“That’s...that’s nonsense!”
“Isn’t it, though,” the guard laughed and then pointed toward the hangars where more pilots—without authorization—smashed locks and pushed little airplanes into the sunlight. The tower chief grabbed a microphone and tried to restore order, but her mouth only flapped like a bass sucking air in a fisherman’s net. Powerless, she watched engines start, and without any regard for her authority dozens of little airplanes taxied to the runway. She managed a gagging plea to “Stop…” but stared in disbelief at those who escaped her grasp and lifted into what she’d presumed was her sky, a sky to be jealously controlled.
Slumping into administrative oblivion she vanished amid the sound of airplanes twirling about her head. Soon the guards abandoned the tower to join the mob as it swarmed over the fence and spread blankets on the grass. And long past sunset they watched the power of lift wielded by revolutionaries who refused to come down.

©2006, Paul Berge
(First appeared in Pacific Flyer magazine, March 2007)

Sunday, January 16, 2011

“Old Gray”

© 2009, Paul Berge

Dawn slipped over the mountains and quietly extinguished the desert stars in passing. They didn’t seem to mind. Having kept watch all night it was time, again, for sunlight to rouse earth dwellers from bed. Chuck dwelled above the planet so was already awake and at the airport. After parking his Studebaker Lark he kicked the hangar door to chase out any snakes that might’ve curled beneath the rubber skirt. When nothing stirred, he slid the door open and smiled at the old Tri-Pacer waiting beneath a dusty skylight. She smiled back.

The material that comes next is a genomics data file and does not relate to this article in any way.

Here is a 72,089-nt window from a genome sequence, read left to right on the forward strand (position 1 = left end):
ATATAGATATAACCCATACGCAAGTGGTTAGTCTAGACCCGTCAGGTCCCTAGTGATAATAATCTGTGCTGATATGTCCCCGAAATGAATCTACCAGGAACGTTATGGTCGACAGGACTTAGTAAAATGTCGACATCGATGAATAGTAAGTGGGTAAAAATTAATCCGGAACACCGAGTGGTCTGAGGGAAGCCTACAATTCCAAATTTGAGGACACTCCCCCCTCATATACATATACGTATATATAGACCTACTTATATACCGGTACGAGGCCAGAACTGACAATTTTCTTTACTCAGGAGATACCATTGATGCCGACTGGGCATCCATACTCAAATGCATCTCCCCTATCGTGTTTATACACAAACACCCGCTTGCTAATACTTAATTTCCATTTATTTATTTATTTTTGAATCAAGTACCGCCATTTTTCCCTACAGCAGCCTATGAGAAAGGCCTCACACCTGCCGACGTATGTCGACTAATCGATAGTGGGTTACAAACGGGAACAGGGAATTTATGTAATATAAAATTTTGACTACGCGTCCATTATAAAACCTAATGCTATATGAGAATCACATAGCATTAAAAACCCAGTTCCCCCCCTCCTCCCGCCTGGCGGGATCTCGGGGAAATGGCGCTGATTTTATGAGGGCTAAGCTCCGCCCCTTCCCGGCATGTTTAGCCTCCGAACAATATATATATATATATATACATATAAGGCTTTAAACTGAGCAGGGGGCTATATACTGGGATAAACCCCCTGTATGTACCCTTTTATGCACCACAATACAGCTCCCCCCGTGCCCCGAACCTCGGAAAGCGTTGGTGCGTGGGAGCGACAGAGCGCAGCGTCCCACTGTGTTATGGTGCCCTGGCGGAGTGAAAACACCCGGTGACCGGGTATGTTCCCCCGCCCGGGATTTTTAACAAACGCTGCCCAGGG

Painted the same light gray of his mothballed West Point uniform, she had pearl white wings trimmed in blue. Piper chevrons raked her tail. She looked as though she’d been awake all night combing the stars for dreams. And, maybe, caught a few. Chuck walked around the nose and patted her cowling. If Piper made Tri-Pacer biscuits he would’ve fed her one. And, yes—he’d tell anyone who didn’t understand—the Tripe was a she. Chuck didn’t give a rat’s butt who thought it inappropriate to think of his old gray beauty as female. Something this pretty couldn’t be otherwise. And he’d stare down anyone who claimed that Tri-Pacers were funny looking. Those same fools turned up their noses at Navions and Apaches.